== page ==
Doppler echocardiography allows the Doctor to track the blood flow through the heart and great vessels. Doppler imaging measures the velocity of blood flow and based on the color, it is able to determine if the flow is normal (laminar) or turbulent. Pressures within the heart and great vessels can also be determined using the velocity obtained. Doppler measurements are commonly performed during the echocardiogram.

An echocardiogram is an ultrasound of the heart. It allows the Doctor to evaluate not only the heart size but also the heart function. It also allows visualization of the heart valves, heart muscle, and chambers. A number of views are obtained from both the right and left sides of the chest. This test is non-invasive and usually does not require shaving or sedation. An echocardiogram is performed if there is a murmur or arrhythmia detected on physical examination. While it is an excellent diagnostic tool it is not the only test that may need to be performed.

An electrocardiogram is used to assess the heart's electrical activity. This test is also non-invasive and does not require shaving or sedation. Probes are attached to the skin and waveforms are produced. The Doctor is able to look at these waves and determine how the electrical conduction system of the heart is working. An electrocardiogram can be performed for many reasons but the most common reason is if an arrhythmia is suspected.

Hypertrophic Cardiomyopathy (HCM) is the most common acquired heart disease in cats. It is characterized by having a thickened heart muscle that does not relax well. As the pressures within the heart increase the top chamber of the heart dilates and congestive heart failure ensues. Echocardiography is used to diagnose HCM. Radiographs allow visualization of the lungs and overall heart size. Prognosis varies and depends on the patient's response to therapy. Many cats will stabilize and live for several years with the disease, while others may progress more quickly. Cats with HCM are at risk of developing arrhythmias, sudden death, congestive heart failure, and blood clots.

In heart failure the heart does not supply the body, including the kidneys, with the appropriate amount of oxygen and nutrients. The body tries to compensate for this decrease in perfusion but these compensatory mechanisms can cause further damage to the kidney. In congestive heart failure medications are given that are potentially detrimental to the kidney in some animals. Therefore, it is very important to monitor the kidney function when an animal is in congestive heart failure and on these medications.

In mitral valve disease, the valve that separates the left atrium from the left ventricle is affected. The valve is present to prevent backflow of blood when the heart contracts. As the valve degenerates fluid leaks back up into the atrium, or top chamber of the heart. This causes an overload of volume and with time the pressures increase and the chambers enlarge. If fluid leaks into the lungs (pulmonary edema) congestive heart failure is present. An echocardiogram identifies the abnormal valve and backward flow. It also allows assessment of the heart function. Radiographs (X-ray) allow assessment of the lungs and it is used to determine if congestive heart failure is present. Prognosis varies from dog to dog. Some animals remain stable for years where as others will progress rapidly. We can not cure mitral valve disease and unfortunately it is a progressive disease. Mitral valve disease is medically managed and the goal of therapy is to help the patient feel better and live longer than if no therapy was instituted.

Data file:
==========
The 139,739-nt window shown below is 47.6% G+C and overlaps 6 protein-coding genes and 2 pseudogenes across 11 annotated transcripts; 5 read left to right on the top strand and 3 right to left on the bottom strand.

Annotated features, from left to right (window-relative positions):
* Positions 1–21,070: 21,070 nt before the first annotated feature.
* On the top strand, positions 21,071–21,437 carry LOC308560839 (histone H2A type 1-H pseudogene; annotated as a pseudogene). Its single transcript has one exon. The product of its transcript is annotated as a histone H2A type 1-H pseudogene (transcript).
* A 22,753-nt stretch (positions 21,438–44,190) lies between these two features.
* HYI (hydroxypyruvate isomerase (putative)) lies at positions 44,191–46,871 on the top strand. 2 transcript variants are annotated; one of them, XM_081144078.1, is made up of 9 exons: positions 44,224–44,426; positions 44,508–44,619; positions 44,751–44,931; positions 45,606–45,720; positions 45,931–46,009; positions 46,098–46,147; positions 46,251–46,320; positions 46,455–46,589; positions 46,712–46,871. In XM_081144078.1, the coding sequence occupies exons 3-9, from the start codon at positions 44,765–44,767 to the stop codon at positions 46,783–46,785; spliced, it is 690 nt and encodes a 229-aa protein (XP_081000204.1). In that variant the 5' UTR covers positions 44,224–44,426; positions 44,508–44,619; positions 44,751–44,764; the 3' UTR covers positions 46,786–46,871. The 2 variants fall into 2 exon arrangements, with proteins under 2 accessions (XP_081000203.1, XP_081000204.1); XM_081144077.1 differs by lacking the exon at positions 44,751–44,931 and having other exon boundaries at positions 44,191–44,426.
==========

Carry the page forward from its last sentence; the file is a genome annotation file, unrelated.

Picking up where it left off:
A murmur is a sound that may be heard when listening to the heart. Murmurs are graded on a scale of 1 to 6. 1/6 being very quiet and 6/6 being so loud that the murmur can be heard with the stethoscope off of the chest. The loudness or intensity of the murmur does not indicate the severity of the disease. A murmur is not a disease; instead it indicates the presence of turbulent blood flow within the heart. When a murmur is heard an echocardiogram may be recommended to determine the cause of the murmur.

Pleural effusion is fluid accumulation outside of the lungs, within the thoracic cavity. This occurs in right sided congestive heart failure. As the pressures build up in the right side of the heart, which occurs in heart failure, fluid starts to leak out of the veins and into the chest. This makes it hard to breathe as the fluid compresses the lungs. The fluid is able to be seen with radiographs or echocardiogram.

Pulmonary edema is fluid accumulation within the lungs. This occurs in left sided congestive heart failure. As the pressures build up in the left side of the heart fluid starts to leak out of the lung blood vessels and into the lung tissue. This makes it very hard to get enough oxygen when you breathe and can also cause coughing. The fluid is able to be seen on a radiograph (X-ray).

Radiographs, or X-rays, are taken to evaluate the heart's shape and size as well as to assess the lungs. Taking a radiograph is the only test that can diagnose pulmonary edema, or congestive heart failure. It does not assess heart function.




StatisticsReview of Advanced Veterinary Care Center